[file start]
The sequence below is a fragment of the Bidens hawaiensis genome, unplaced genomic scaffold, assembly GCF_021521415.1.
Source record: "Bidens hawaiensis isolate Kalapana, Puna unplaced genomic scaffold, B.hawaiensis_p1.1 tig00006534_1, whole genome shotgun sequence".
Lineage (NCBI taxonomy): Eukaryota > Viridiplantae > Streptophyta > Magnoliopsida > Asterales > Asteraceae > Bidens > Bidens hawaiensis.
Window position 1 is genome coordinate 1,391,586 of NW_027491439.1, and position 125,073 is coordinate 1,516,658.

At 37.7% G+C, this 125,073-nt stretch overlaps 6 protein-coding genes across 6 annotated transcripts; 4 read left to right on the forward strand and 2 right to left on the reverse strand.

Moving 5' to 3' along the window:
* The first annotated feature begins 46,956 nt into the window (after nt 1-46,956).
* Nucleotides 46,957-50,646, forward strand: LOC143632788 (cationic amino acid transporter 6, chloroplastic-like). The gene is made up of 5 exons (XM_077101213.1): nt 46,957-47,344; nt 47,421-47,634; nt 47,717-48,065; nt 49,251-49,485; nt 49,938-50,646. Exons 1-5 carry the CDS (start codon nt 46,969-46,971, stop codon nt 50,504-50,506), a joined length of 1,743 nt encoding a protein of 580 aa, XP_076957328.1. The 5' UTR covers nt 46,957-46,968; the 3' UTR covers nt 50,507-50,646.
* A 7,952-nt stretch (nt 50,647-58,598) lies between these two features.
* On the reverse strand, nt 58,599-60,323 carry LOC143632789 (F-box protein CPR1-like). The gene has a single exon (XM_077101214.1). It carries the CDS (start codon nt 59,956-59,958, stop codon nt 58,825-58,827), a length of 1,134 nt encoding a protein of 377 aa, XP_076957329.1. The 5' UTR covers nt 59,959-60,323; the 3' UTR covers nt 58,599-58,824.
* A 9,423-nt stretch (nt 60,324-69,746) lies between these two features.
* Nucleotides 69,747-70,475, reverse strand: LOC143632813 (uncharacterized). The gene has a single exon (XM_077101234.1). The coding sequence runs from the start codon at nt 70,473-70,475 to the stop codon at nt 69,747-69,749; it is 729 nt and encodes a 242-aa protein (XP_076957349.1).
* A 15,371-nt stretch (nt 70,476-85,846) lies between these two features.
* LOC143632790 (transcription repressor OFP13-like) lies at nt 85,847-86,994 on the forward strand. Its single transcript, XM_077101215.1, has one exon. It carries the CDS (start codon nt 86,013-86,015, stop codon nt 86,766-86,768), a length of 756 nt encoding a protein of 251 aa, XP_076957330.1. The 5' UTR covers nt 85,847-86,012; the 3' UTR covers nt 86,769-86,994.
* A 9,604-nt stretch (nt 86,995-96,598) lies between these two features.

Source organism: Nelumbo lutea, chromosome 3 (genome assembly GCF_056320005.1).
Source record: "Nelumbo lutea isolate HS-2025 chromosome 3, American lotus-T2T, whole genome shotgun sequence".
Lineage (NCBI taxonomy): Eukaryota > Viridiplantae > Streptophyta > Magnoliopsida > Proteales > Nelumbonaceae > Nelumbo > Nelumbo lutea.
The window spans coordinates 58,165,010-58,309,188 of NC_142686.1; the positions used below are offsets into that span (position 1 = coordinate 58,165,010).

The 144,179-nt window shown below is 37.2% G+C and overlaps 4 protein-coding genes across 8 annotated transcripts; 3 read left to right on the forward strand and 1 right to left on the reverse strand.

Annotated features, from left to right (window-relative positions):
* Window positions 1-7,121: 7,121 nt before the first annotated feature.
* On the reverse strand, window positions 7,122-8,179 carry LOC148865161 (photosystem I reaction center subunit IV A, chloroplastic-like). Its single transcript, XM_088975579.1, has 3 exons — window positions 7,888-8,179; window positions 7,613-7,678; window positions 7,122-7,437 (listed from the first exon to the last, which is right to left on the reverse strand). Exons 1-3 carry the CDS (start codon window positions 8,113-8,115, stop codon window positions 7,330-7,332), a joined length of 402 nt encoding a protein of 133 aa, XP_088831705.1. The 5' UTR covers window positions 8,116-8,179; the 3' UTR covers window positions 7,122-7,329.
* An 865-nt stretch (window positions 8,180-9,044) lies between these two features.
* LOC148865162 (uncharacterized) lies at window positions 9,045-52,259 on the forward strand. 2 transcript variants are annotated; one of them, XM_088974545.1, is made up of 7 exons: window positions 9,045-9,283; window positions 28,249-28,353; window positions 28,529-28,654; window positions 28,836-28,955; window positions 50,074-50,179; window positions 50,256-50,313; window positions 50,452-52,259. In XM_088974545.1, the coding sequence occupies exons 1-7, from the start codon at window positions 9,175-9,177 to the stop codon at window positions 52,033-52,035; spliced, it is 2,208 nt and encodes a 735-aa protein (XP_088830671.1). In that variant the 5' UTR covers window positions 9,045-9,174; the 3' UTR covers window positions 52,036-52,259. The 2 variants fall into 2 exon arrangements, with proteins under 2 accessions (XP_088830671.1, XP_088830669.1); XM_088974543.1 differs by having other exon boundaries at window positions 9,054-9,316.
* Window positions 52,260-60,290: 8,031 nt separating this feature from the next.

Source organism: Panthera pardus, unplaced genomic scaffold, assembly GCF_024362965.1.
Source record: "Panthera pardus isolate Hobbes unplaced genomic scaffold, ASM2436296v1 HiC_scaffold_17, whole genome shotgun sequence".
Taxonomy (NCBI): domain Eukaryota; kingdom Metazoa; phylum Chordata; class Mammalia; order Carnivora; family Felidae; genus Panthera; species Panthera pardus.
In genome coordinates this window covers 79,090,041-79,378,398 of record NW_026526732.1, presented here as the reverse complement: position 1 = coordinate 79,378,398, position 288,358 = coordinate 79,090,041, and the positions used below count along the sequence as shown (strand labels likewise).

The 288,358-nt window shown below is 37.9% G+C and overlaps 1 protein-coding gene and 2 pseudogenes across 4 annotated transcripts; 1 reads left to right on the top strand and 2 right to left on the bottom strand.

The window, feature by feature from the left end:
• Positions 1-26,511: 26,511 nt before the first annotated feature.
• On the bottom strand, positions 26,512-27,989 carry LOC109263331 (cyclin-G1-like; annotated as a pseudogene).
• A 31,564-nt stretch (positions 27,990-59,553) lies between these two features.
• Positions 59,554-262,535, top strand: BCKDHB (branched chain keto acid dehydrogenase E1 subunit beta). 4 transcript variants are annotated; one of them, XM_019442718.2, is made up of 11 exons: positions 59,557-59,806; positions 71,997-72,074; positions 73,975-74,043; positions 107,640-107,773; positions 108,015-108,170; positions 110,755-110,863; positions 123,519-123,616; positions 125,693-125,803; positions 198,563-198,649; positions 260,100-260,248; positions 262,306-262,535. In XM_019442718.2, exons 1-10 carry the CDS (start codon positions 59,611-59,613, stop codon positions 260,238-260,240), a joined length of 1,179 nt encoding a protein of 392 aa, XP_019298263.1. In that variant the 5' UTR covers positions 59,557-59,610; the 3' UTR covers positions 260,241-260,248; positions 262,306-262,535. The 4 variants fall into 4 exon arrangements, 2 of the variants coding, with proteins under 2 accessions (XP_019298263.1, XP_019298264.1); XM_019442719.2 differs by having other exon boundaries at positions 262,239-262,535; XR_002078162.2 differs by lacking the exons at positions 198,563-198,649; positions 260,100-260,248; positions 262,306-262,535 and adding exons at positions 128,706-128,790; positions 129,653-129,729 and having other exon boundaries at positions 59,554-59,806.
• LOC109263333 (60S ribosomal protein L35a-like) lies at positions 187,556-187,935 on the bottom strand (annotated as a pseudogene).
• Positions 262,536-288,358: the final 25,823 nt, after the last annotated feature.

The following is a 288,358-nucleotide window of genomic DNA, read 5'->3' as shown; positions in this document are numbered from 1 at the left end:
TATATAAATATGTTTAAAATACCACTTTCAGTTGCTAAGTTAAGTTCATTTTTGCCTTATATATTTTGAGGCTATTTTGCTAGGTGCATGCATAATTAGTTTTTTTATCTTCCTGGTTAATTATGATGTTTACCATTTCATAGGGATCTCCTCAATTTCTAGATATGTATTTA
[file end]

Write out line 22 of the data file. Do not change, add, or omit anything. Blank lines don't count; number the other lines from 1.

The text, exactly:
* Window positions 1-7,121: 7,121 nt before the first annotated feature.